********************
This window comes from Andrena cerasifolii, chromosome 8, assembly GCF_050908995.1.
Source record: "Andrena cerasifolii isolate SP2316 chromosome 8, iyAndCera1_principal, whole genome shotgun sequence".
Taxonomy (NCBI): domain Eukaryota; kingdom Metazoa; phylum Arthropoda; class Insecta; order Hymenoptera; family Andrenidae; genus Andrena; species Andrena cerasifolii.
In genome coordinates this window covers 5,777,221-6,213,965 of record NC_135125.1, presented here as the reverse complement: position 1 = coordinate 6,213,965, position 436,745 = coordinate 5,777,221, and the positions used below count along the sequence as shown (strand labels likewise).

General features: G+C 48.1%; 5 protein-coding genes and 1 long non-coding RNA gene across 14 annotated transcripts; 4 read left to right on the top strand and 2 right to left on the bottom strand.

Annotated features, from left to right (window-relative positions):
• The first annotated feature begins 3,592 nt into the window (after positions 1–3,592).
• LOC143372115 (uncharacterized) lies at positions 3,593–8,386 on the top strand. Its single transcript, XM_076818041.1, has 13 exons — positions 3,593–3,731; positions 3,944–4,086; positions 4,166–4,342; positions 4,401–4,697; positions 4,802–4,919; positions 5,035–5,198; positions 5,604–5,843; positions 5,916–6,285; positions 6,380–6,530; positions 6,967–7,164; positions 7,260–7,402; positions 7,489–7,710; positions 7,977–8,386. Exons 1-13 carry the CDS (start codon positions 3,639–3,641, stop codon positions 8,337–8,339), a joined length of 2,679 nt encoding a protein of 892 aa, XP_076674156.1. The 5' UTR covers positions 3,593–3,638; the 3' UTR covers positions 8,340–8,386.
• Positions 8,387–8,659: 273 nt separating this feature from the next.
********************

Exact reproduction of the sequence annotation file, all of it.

This window comes from Andrena cerasifolii, chromosome 8, assembly GCF_050908995.1.
Source record: "Andrena cerasifolii isolate SP2316 chromosome 8, iyAndCera1_principal, whole genome shotgun sequence".
Taxonomy (NCBI): domain Eukaryota; kingdom Metazoa; phylum Arthropoda; class Insecta; order Hymenoptera; family Andrenidae; genus Andrena; species Andrena cerasifolii.
In genome coordinates this window covers 5,777,221-6,213,965 of record NC_135125.1, presented here as the reverse complement: position 1 = coordinate 6,213,965, position 436,745 = coordinate 5,777,221, and the positions used below count along the sequence as shown (strand labels likewise).

General features: G+C 48.1%; 5 protein-coding genes and 1 long non-coding RNA gene across 14 annotated transcripts; 4 read left to right on the top strand and 2 right to left on the bottom strand.

Annotated features, from left to right (window-relative positions):
• The first annotated feature begins 3,592 nt into the window (after positions 1–3,592).
• LOC143372115 (uncharacterized) lies at positions 3,593–8,386 on the top strand. Its single transcript, XM_076818041.1, has 13 exons — positions 3,593–3,731; positions 3,944–4,086; positions 4,166–4,342; positions 4,401–4,697; positions 4,802–4,919; positions 5,035–5,198; positions 5,604–5,843; positions 5,916–6,285; positions 6,380–6,530; positions 6,967–7,164; positions 7,260–7,402; positions 7,489–7,710; positions 7,977–8,386. Exons 1-13 carry the CDS (start codon positions 3,639–3,641, stop codon positions 8,337–8,339), a joined length of 2,679 nt encoding a protein of 892 aa, XP_076674156.1. The 5' UTR covers positions 3,593–3,638; the 3' UTR covers positions 8,340–8,386.
• Positions 8,387–8,659: 273 nt separating this feature from the next.